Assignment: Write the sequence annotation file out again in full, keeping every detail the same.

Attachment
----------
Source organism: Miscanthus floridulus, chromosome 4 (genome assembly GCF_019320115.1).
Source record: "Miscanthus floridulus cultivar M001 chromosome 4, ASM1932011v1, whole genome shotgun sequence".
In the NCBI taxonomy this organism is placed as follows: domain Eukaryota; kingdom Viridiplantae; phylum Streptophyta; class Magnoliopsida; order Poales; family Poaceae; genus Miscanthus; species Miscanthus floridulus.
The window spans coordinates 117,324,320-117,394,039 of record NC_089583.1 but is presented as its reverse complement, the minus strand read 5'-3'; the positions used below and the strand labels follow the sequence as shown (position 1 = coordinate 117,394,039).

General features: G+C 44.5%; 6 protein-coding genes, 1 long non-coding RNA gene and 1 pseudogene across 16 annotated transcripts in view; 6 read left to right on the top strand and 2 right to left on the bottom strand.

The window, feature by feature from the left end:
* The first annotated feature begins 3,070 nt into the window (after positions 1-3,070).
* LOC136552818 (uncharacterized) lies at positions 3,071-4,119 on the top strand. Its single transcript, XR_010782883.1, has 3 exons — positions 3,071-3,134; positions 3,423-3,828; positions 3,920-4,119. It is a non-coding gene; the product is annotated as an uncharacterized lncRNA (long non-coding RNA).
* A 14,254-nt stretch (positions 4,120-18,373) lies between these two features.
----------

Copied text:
Source organism: Miscanthus floridulus, chromosome 4 (genome assembly GCF_019320115.1).
Source record: "Miscanthus floridulus cultivar M001 chromosome 4, ASM1932011v1, whole genome shotgun sequence".
In the NCBI taxonomy this organism is placed as follows: domain Eukaryota; kingdom Viridiplantae; phylum Streptophyta; class Magnoliopsida; order Poales; family Poaceae; genus Miscanthus; species Miscanthus floridulus.
The window spans coordinates 117,324,320-117,394,039 of record NC_089583.1 but is presented as its reverse complement, the minus strand read 5'-3'; the positions used below and the strand labels follow the sequence as shown (position 1 = coordinate 117,394,039).

General features: G+C 44.5%; 6 protein-coding genes, 1 long non-coding RNA gene and 1 pseudogene across 16 annotated transcripts in view; 6 read left to right on the top strand and 2 right to left on the bottom strand.

The window, feature by feature from the left end:
* The first annotated feature begins 3,070 nt into the window (after positions 1-3,070).
* LOC136552818 (uncharacterized) lies at positions 3,071-4,119 on the top strand. Its single transcript, XR_010782883.1, has 3 exons — positions 3,071-3,134; positions 3,423-3,828; positions 3,920-4,119. It is a non-coding gene; the product is annotated as an uncharacterized lncRNA (long non-coding RNA).
* A 14,254-nt stretch (positions 4,120-18,373) lies between these two features.